The San Jose Sharks embarked on an 11-day, six-game road trip through the Eastern Time Zone last week. It is likely that four of those teams will be in the playoffs, and two of the games were on the second night of back-to-back games.
The Sharks had opened the season at home with an offensive explosion, winning 6-3. They scored three five-on-five goals and three more on the power play.
After that, crickets. Well, maybe not crickets—there was plenty of activity, just that none of it lit the lamp.
The Sharks had over 30 shots in each of their next three games, with 110 total. They scored just three goals, a 2.7 shooting percentage.
Players know that the common explanation from fans, "They ran into some great goaltending," is bunk. NHL goalies stop what they see, and if you are not scoring, you need to look at the battles in front of the net.
Occasionally, a goalie is on another plane. With some it happens more than others. But none of these goalies are going to be in line for the Vezina Trophy. In fact, two of them are not even their team's top netminder.
When it happens three times with two backup goalies, it is the failing of the offence. And that failing made every bad giveaway in the defensive end, something the Sharks were doing prolifically as they got used to one another, that much more perilous.
A road trip in that context could be devastating, even so early in the season. The Sharks are in the toughest division in all of hockey. Had they continued at their current pace, they would have earned just three points on the trip and returned with five through 10 games.
What has been the most impressive accomplishment for the Sharks on this road trip?
Even teams in weaker divisions do not usually recover from that kind of start.
But road trips in the NHL are funny things. You usually come back with a lot of losses but they make you a better team.
More than even American football, hockey requires a feel for your teammates to be successful. The NFL is about timing, but the team runs set plays. Hockey players have to read plays, look for space and make adjustments more than football players.
To do that without making the team vulnerable requires a feel for one's teammates. Before you jump up into the play, it helps to know if your partner on defense is going to stay back. If you have a player who will release for an outlet pass, you want to have a teammate who knows that and advances the puck.
This is part of the reason the Sharks were missing on passes. They were not sure if their new teammates would try to take the direct but impeded route through the middle, or take the path of least resistance along the boards.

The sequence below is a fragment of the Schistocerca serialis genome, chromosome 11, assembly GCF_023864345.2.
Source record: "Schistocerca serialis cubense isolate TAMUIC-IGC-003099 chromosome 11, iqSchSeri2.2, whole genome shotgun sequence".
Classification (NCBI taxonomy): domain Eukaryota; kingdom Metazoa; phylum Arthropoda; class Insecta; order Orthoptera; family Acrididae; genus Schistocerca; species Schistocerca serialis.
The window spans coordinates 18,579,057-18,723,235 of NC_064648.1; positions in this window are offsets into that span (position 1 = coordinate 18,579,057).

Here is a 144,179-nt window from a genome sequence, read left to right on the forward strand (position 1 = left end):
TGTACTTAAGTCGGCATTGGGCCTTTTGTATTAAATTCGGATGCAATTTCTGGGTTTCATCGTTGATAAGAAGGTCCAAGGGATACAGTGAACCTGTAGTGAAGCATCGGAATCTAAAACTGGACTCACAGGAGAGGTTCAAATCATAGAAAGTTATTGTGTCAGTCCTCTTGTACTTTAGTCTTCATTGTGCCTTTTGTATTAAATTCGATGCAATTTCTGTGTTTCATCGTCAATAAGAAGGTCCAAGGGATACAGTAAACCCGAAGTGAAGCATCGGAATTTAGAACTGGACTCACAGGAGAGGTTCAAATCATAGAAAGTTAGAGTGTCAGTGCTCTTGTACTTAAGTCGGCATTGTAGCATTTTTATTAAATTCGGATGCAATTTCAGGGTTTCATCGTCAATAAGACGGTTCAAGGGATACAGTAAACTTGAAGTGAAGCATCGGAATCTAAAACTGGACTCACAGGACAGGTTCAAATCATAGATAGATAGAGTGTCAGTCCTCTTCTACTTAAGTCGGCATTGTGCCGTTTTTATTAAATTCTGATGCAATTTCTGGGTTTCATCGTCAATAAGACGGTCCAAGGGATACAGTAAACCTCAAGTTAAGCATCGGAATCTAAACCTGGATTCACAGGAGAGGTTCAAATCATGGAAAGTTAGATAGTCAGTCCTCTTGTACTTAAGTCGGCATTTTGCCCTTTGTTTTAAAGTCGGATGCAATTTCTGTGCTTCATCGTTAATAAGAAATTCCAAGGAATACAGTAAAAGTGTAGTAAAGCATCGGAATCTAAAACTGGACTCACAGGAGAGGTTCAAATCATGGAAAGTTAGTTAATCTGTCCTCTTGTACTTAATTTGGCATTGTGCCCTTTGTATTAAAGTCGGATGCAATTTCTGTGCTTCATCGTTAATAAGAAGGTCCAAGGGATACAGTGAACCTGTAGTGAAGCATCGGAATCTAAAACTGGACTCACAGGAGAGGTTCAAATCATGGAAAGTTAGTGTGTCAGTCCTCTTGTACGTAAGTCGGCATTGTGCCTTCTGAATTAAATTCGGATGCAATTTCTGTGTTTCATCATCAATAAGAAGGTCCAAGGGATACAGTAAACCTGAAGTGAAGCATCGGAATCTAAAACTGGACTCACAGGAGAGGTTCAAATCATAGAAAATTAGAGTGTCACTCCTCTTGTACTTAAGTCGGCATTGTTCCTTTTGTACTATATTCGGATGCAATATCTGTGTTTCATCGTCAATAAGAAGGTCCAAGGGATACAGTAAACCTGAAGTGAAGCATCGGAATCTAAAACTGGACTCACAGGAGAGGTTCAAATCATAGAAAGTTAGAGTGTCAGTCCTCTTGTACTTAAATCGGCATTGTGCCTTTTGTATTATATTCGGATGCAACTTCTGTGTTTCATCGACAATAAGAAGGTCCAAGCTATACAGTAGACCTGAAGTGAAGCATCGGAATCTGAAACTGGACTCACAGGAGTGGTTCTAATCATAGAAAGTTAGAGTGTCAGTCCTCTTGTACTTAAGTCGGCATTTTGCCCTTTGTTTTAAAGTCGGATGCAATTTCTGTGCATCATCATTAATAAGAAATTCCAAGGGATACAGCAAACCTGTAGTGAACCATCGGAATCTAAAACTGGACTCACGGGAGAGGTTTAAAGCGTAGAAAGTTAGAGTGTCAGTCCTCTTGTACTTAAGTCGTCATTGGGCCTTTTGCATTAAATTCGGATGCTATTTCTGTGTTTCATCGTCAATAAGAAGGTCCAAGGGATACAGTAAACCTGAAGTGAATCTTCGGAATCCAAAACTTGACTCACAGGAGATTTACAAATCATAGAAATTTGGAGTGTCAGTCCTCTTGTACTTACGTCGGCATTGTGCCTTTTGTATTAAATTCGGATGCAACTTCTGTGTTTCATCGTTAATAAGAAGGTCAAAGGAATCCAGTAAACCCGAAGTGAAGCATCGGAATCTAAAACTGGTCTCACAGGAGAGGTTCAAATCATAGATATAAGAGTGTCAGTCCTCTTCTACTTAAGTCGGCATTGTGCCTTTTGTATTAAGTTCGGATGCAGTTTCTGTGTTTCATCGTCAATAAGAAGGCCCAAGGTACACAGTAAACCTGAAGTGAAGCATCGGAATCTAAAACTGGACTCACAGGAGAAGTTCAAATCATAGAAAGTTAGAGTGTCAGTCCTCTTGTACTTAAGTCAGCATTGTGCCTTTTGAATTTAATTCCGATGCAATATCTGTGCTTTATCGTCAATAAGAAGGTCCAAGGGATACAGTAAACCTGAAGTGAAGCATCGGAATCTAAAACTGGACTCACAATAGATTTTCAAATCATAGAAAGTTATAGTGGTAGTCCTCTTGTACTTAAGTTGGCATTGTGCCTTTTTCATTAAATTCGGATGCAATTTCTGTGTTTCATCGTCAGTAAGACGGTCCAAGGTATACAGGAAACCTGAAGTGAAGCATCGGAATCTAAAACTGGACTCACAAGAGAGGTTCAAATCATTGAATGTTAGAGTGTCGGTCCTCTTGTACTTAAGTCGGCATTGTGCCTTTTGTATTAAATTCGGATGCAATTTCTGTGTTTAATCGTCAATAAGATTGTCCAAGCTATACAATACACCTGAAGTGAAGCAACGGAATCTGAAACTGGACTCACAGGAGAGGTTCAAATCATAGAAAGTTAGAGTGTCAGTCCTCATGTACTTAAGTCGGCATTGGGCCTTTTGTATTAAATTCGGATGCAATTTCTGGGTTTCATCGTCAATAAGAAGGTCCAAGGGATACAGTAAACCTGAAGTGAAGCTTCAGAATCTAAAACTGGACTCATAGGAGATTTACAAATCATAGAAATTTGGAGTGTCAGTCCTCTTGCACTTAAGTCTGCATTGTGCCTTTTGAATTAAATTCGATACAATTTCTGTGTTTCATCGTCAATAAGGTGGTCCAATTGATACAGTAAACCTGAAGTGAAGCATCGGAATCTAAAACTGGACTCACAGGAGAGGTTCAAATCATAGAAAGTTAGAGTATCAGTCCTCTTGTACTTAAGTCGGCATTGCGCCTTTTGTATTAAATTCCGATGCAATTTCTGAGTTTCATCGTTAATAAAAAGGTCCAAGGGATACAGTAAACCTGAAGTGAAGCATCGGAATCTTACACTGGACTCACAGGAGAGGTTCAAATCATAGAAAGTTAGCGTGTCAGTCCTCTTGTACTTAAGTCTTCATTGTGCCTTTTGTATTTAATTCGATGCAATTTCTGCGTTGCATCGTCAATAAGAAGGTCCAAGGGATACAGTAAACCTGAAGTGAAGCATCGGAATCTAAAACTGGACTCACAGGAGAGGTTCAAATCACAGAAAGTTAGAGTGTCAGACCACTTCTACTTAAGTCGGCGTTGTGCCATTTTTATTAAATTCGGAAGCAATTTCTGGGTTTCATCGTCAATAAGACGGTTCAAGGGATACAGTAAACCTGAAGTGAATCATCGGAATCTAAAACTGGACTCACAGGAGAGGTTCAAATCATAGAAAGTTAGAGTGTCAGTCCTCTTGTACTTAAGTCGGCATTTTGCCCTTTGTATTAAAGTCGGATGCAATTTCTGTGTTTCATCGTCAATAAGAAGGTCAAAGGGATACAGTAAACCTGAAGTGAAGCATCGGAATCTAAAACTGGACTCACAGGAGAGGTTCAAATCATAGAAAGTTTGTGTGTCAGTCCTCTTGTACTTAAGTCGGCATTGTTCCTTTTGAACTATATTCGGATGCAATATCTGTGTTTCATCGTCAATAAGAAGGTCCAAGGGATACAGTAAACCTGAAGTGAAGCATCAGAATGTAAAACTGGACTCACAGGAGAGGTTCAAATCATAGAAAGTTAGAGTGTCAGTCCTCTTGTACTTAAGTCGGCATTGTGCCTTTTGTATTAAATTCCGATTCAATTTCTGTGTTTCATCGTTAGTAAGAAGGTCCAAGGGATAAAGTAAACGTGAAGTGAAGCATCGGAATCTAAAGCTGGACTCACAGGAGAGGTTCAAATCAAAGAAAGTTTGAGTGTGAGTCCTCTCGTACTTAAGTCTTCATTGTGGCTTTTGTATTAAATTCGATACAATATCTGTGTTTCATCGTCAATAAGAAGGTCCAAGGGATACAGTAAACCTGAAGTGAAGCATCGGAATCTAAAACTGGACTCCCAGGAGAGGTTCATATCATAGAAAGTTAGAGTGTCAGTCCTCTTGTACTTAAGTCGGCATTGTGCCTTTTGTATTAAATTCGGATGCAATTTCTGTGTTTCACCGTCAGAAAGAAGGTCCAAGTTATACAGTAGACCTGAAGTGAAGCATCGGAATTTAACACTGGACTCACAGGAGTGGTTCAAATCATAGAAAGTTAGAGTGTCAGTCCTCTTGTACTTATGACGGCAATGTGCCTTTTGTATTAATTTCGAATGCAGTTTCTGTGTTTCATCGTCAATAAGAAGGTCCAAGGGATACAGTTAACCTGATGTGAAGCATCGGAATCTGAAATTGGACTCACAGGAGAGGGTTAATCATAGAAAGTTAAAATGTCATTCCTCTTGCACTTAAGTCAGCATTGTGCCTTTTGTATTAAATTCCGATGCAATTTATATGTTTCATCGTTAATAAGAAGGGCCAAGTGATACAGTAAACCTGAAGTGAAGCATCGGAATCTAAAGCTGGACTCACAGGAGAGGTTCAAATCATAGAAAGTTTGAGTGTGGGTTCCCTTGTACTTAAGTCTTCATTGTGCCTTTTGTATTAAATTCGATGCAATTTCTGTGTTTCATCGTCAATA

Hockey is too fast to wait and see, so risks were taken and mistakes made.
But there is nothing that does more to help a team to get to know one another than living, traveling, eating and talking hockey together. That understanding of one another translates on the ice as well as practice time.
That is why the timing of this road trip could be perfect. It may very well address the things the Sharks are struggling with most.
What is your greatest area of concern?
The Sharks lead the league in shots on goal and fewest shots allowed, but they were out-shot 39-30 in Boston. They went on the road as a top face-off team, but lost that battle in both Boston and Nashville, leading to a 96-94 deficit for the trip so far.
To compensate, the Sharks improved the other areas of their puck possession game. They had substantially fewer giveaways, with just 15 to their opponents' 50 over the three contests. Takeaways were virtually even, with the Sharks being outdone 19 to 18.
That gives them 32 extra possessions so far, yet San Jose has only been out-hit 37-41. Those extra possessions have resulted in just two extra shot attempts, but they missed nine fewer and blocked 18 more.
In other words, the Sharks have blocked more than three shots for every five that have reached Antti Niemi. Their opponents are blocking shots at less than half that rate. That is working on the defensive end and finding the opening while on the attack.
The end result is opposing goalies have faced 29 more shots than Niemi has. Sure, some are from bad angles to create rebound opportunities, but those extra shots have resulted in three more scores outside of the shootout.
You often hear the term "Where the rubber meets the road," to describe a defining moment. In the Sharks case, it could also apply to the vulcanized rubber pucks finally meet the back of the net on this road trip.
San Jose is playing smarter hockey and getting stellar goaltending. They have their full roster at their disposal and are developing a better feel for one another.
In the process, they have turned a three-game losing streak into a three-game winning streak.